A measure to allow the state to implement its own, less stringent plan for limiting carbon dioxide emissions unanimously passed the Senate.
FDA to regulate e-cigarettes, Jodie Foster gets married, Vermont to require labels on genetically-modified food, and more news for today, April 24, 2014.
Thursday's Blogs from the Bog!
A push to expand Louisiana's Medicaid program as allowed under the federal health care has been overwhelmingly rejected by the Senate health committee.
Louisiana welfare recipients would be prohibited in state law from spending the federal assistance at lingerie shops, tattoo parlors, nail salons and jewelry stores, under a bill that received the support Wednesday of a House committee.
Senators will consider whether to prohibit private businesses in Louisiana from paying unequal wages to employees of different genders for the same job.
Rep. Joel Robideaux has delayed bill hearings and said unless a compromise can be reached, he won't bring up the legislation this session.
Once again, Lafayette Parish School Board President Hunter Beasley is focused on an issue that has nothing to do with the educational well-being of our public school children.
After exhausting his appeals all the way to the state Supreme Court, the owner of the Tiger Truck Stop in Grosse Tete has no legal remedy left save one: do an end run around the high court via a bill that would grandfather his “right” to keep a 550-pound tiger enclosed in a pin at his roadside business.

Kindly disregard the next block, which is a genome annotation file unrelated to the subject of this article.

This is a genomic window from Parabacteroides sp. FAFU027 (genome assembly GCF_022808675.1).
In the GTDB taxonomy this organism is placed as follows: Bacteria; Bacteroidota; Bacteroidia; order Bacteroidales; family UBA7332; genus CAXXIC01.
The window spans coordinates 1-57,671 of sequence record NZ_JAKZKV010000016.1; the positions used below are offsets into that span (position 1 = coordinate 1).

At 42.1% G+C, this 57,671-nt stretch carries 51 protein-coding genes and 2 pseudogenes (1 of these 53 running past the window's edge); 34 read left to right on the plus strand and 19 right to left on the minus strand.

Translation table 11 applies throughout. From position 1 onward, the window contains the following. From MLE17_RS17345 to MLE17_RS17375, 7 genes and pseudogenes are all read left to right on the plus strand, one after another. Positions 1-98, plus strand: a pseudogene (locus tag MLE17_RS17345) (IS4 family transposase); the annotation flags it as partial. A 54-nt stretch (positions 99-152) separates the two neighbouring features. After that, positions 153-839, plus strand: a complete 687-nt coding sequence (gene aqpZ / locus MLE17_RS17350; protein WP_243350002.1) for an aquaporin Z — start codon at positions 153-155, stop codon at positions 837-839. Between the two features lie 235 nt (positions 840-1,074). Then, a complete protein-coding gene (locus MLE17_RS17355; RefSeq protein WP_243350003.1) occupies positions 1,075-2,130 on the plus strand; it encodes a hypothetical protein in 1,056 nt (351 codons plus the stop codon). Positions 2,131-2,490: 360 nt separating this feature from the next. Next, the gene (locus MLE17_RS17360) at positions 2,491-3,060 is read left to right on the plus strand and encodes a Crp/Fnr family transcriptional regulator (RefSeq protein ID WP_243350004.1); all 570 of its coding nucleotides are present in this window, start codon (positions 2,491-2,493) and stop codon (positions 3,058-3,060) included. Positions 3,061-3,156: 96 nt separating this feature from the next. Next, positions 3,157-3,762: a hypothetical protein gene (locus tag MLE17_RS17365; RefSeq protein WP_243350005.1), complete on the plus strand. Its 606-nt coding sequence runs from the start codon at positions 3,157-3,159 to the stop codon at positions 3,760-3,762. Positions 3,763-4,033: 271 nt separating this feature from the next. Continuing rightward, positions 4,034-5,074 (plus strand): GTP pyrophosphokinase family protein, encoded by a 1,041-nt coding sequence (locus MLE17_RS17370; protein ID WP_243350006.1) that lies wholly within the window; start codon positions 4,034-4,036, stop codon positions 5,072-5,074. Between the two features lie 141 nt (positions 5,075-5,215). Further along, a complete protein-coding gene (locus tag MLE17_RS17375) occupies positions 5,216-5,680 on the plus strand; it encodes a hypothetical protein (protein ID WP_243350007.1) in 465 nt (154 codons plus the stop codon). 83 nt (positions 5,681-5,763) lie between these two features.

Louisiana poet Darrell Bourque has won the 2014 Louisiana Writer Award, given annually to recognize outstanding contributions to Louisiana's literary and intellectual life.
Drivers would have to secure dogs riding in truck beds while on interstate highways, if the Senate agrees to a bill backed by the House.
An effort to prohibit employers from discriminating based on sexual orientation or gender identity was shelved Tuesday for the legislative session.
Louisiana won't lessen its penalties for marijuana possession, keeping laws on the books that allow people to be jailed up to 20 years for repeat offenses of having the drug in hand.
“This is one of the oldest divides that exists, and that divide is about the haves and the have-nots.”
It took a few weeks for the pitfalls to emerge in the governor’s $25 billion budget, but the time of judgment has finally arrived.
With pressure continuing to build for him to resign, Congressman Vance McAllister announced plans recently to remain secluded during the Easter break, but the Swartz Republican has said he’ll be back on the Hill casting votes and attending committee meetings when the congressional recess ends April 28.
A bid to limit the use of unmanned aircraft on private property in Louisiana stalled Monday in the Louisiana Senate.
A Shreveport lawmaker said Monday he's scrapping his proposal to name the Bible as Louisiana's official state book.
Attorney hopes fellow lawyers will join him in urging the D.A. to step aside and allow a competent, ethical challenger to take over the scandal-ridden office.
An official with the Louisiana Department of Education was arrested on a range of charges Friday after allegedly breaking into a home and brandishing a knife.